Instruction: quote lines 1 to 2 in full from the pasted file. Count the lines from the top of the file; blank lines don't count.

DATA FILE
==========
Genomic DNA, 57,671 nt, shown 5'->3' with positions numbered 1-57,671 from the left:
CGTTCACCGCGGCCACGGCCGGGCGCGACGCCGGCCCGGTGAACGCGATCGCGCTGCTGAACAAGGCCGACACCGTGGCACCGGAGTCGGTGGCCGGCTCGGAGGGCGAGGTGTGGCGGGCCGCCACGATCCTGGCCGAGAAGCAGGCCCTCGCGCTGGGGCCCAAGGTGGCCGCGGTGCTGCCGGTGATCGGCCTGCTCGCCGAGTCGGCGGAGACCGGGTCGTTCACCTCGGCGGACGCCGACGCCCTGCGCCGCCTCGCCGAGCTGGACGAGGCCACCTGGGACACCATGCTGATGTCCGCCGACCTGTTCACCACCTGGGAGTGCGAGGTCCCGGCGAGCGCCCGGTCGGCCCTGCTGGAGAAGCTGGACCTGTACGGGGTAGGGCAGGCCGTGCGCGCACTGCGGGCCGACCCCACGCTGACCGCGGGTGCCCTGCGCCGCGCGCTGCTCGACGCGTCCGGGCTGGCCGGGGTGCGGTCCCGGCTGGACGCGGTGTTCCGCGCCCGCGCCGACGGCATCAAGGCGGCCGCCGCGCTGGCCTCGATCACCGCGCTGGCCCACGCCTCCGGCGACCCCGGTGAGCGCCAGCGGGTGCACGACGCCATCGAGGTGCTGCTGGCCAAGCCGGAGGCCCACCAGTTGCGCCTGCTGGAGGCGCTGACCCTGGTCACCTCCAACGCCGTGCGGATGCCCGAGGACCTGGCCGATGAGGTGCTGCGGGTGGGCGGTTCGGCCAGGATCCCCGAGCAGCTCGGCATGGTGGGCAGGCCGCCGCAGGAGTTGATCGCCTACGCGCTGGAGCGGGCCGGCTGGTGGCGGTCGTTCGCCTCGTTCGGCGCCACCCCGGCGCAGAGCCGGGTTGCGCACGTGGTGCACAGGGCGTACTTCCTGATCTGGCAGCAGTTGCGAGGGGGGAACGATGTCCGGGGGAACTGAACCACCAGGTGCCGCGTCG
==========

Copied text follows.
Genomic DNA, 57,671 nt, shown 5'->3' with positions numbered 1-57,671 from the left:
CGTTCACCGCGGCCACGGCCGGGCGCGACGCCGGCCCGGTGAACGCGATCGCGCTGCTGAACAAGGCCGACACCGTGGCACCGGAGTCGGTGGCCGGCTCGGAGGGCGAGGTGTGGCGGGCCGCCACGATCCTGGCCGAGAAGCAGGCCCTCGCGCTGGGGCCCAAGGTGGCCGCGGTGCTGCCGGTGATCGGCCTGCTCGCCGAGTCGGCGGAGACCGGGTCGTTCACCTCGGCGGACGCCGACGCCCTGCGCCGCCTCGCCGAGCTGGACGAGGCCACCTGGGACACCATGCTGATGTCCGCCGACCTGTTCACCACCTGGGAGTGCGAGGTCCCGGCGAGCGCCCGGTCGGCCCTGCTGGAGAAGCTGGACCTGTACGGGGTAGGGCAGGCCGTGCGCGCACTGCGGGCCGACCCCACGCTGACCGCGGGTGCCCTGCGCCGCGCGCTGCTCGACGCGTCCGGGCTGGCCGGGGTGCGGTCCCGGCTGGACGCGGTGTTCCGCGCCCGCGCCGACGGCATCAAGGCGGCCGCCGCGCTGGCCTCGATCACCGCGCTGGCCCACGCCTCCGGCGACCCCGGTGAGCGCCAGCGGGTGCACGACGCCATCGAGGTGCTGCTGGCCAAGCCGGAGGCCCACCAGTTGCGCCTGCTGGAGGCGCTGACCCTGGTCACCTCCAACGCCGTGCGGATGCCCGAGGACCTGGCCGATGAGGTGCTGCGGGTGGGCGGTTCGGCCAGGATCCCCGAGCAGCTCGGCATGGTGGGCAGGCCGCCGCAGGAGTTGATCGCCTACGCGCTGGAGCGGGCCGGCTGGTGGCGGTCGTTCGCCTCGTTCGGCGCCACCCCGGCGCAGAGCCGGGTTGCGCACGTGGTGCACAGGGCGTACTTCCTGATCTGGCAGCAGTTGCGAGGGGGGAACGATGTCCGGGGGAACTGAACCACCAGGTGCCGCGTCG